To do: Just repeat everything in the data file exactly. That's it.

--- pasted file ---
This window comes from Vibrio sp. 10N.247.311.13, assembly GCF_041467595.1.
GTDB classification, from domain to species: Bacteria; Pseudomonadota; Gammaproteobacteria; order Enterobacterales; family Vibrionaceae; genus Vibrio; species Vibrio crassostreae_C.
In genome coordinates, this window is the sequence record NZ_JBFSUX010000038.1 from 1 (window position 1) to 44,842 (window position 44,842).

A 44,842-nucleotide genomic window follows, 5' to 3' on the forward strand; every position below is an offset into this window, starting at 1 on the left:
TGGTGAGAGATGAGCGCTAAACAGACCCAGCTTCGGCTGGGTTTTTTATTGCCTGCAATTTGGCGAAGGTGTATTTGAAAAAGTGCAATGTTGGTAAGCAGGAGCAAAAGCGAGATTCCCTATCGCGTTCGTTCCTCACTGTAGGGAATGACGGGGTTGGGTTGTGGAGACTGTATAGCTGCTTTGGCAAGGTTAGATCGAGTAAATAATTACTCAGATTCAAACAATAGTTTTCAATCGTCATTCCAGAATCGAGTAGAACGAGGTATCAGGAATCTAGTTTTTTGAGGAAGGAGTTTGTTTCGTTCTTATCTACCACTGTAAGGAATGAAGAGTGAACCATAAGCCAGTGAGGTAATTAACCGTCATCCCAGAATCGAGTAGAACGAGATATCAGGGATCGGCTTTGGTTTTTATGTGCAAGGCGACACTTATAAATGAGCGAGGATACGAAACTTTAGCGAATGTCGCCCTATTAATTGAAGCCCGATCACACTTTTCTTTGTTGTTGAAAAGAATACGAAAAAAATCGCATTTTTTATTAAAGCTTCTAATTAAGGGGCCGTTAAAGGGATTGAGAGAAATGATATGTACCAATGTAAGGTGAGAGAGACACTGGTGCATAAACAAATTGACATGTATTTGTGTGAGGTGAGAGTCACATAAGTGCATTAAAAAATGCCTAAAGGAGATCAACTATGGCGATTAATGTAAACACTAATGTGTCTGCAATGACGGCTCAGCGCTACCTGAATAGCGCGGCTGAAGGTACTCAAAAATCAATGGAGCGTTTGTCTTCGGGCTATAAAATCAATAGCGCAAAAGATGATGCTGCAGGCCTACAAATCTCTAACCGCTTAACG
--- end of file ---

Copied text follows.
This window comes from Vibrio sp. 10N.247.311.13, assembly GCF_041467595.1.
GTDB classification, from domain to species: Bacteria; Pseudomonadota; Gammaproteobacteria; order Enterobacterales; family Vibrionaceae; genus Vibrio; species Vibrio crassostreae_C.
In genome coordinates, this window is the sequence record NZ_JBFSUX010000038.1 from 1 (window position 1) to 44,842 (window position 44,842).

A 44,842-nucleotide genomic window follows, 5' to 3' on the forward strand; every position below is an offset into this window, starting at 1 on the left:
TGGTGAGAGATGAGCGCTAAACAGACCCAGCTTCGGCTGGGTTTTTTATTGCCTGCAATTTGGCGAAGGTGTATTTGAAAAAGTGCAATGTTGGTAAGCAGGAGCAAAAGCGAGATTCCCTATCGCGTTCGTTCCTCACTGTAGGGAATGACGGGGTTGGGTTGTGGAGACTGTATAGCTGCTTTGGCAAGGTTAGATCGAGTAAATAATTACTCAGATTCAAACAATAGTTTTCAATCGTCATTCCAGAATCGAGTAGAACGAGGTATCAGGAATCTAGTTTTTTGAGGAAGGAGTTTGTTTCGTTCTTATCTACCACTGTAAGGAATGAAGAGTGAACCATAAGCCAGTGAGGTAATTAACCGTCATCCCAGAATCGAGTAGAACGAGATATCAGGGATCGGCTTTGGTTTTTATGTGCAAGGCGACACTTATAAATGAGCGAGGATACGAAACTTTAGCGAATGTCGCCCTATTAATTGAAGCCCGATCACACTTTTCTTTGTTGTTGAAAAGAATACGAAAAAAATCGCATTTTTTATTAAAGCTTCTAATTAAGGGGCCGTTAAAGGGATTGAGAGAAATGATATGTACCAATGTAAGGTGAGAGAGACACTGGTGCATAAACAAATTGACATGTATTTGTGTGAGGTGAGAGTCACATAAGTGCATTAAAAAATGCCTAAAGGAGATCAACTATGGCGATTAATGTAAACACTAATGTGTCTGCAATGACGGCTCAGCGCTACCTGAATAGCGCGGCTGAAGGTACTCAAAAATCAATGGAGCGTTTGTCTTCGGGCTATAAAATCAATAGCGCAAAAGATGATGCTGCAGGCCTACAAATCTCTAACCGCTTAACG